There is some irony in calling these Controlled Drugs and Substances.

It’s not this drug or that: its prohibition. Not only is it true that people use more than one drug (ie people mix), this is the illicit market, NOBODY KNOWS WHAT THEY’RE PUTTING IN THEIR BODY so every drug user is a polysubstance user.

not the legal and prescribed ones but including alcohol

so the distinction between classes of drug is false. drugs is drugs and dead is dead. this distinction makes the data – the count of our dead – meaningless. and wrong.

So don’t call it an opioid crisis. Call it a Social Massacre, or a Poisoning Emergency, or a Mass Execution by Poison. Start setting your own terms.


but its not a silver bullet!

have you ever heard such a nonsensical objection to a proposed policy reform? “Oh if its not a single-point solution, we’re not going to bother trying.”

decriminalization is necessary to enable the rest of the solution.

nobody needs to hear any more about what decriminalization should NOT be, that it should not be with dissuasion panels, not with cops, not like Portugal or another place. let’s talk about what it could, and should be, figure out how to get there, and then do it. imagine: instead of being against something horrible, we’re going to work FOR something we imagine, and win.

and this is not only about us as people who use drugs: through our connections to larger movements, our movement (when successful) will dissolve. because in fact decriminalization is about Black Lives Matter and defunding the police, not about consolidating the carceral state. the police must not be involved (yes they can go decriminalize themselves) in defining or deciding what decriminalization means! its through public discourse that we will reduce discrimination and bring people in. just by talking about these things, our lives, openly.


  • stop centring ourselves, this is a social/political issue that impacts everyone
  • emphasize the economic sinkhole of criminalization
  • the drug war is racist, and a consequence of colonialism. defund the police.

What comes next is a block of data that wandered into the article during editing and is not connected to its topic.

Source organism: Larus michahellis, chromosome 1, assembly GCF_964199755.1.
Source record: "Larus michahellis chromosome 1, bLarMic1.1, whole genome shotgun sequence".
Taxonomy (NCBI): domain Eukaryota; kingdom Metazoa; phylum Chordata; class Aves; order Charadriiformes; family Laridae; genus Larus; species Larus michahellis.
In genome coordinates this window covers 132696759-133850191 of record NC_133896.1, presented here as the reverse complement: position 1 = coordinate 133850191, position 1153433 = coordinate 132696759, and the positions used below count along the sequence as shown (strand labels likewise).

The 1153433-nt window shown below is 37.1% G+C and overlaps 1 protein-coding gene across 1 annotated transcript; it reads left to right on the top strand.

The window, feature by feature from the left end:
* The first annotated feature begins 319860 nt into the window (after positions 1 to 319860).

• safe supply does decriminalize. thats why we ask doctors – among the most powerful people in cdn society – to step up for us and prescribe. to defy the aura of criminal association.
  • when people object to the possibility of profound social change, thats how you know its necessary.
  • nothing about prohibition, the drug war, criminalization – none of this is natural or inevitable or necessary. its our world, lets change it. 
  • STOP TALKING ABOUT YOURSELF. talk about the impacts on the people you’re trying to convince. talk about the public interest – how even non-criminalized people will benefit from a decriminalized society.
zooming in and out on a werewolf! caption: its not a silver bullet.... or IS it?

i’m tired of having to say that drug users should be at the centre of this and set the terms. that shouldnt need to be said. meet us where we’re at. catch up.

a public discussion is itself a process of decriminalization, since the goal is for drug users to simply be part of the public. to become boring regular people – rather than Those People. that’s the goal.

as long as users continue to be Those People, our deaths (and lives) aren’t real and nothing will change.

we don’t want compassion : we need the public to see themselves in us, to identify with us. not a brother, cousin, mother, or son. but to see us (the living) as themselves.

we need to do everything we can to bridge that gap too. what Decriminalization will look like is up to us.

a Decriminalized Vancouver is not a solution to a nationwide catastrophe. we know this, and this is not an I-Got-Mine Hail Mary to the endzone or an empty symbolic gesture. the federal government wasn’t about to do anything without significant pressure; what we did was create a pressure point, and made a window. we will keep on pushing. we must all continue to generate momentum, any way you can – have a discussion group, an educational or dialogue session, or a poster campaign, connect with each other, catch each other up. we need to push from the inside and the outside, and find new angles and ways. and start now! no one is coming to save us, and there is no Them: its just us.